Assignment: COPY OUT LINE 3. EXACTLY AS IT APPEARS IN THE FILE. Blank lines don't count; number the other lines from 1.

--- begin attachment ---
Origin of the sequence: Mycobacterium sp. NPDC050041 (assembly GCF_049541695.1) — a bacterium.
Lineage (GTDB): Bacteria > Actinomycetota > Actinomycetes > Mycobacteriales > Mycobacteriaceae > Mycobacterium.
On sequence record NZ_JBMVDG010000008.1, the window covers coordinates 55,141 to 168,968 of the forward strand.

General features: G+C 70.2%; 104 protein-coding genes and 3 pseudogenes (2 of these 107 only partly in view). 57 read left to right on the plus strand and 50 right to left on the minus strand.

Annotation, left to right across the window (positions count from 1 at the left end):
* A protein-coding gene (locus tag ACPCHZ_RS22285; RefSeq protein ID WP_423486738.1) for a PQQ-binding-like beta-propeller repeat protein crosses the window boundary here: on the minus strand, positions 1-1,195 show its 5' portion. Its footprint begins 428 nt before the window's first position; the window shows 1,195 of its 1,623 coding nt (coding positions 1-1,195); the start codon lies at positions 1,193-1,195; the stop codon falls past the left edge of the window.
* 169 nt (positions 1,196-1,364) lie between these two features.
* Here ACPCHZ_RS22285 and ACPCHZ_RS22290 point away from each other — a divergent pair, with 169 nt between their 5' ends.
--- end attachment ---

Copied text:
On sequence record NZ_JBMVDG010000008.1, the window covers coordinates 55,141 to 168,968 of the forward strand.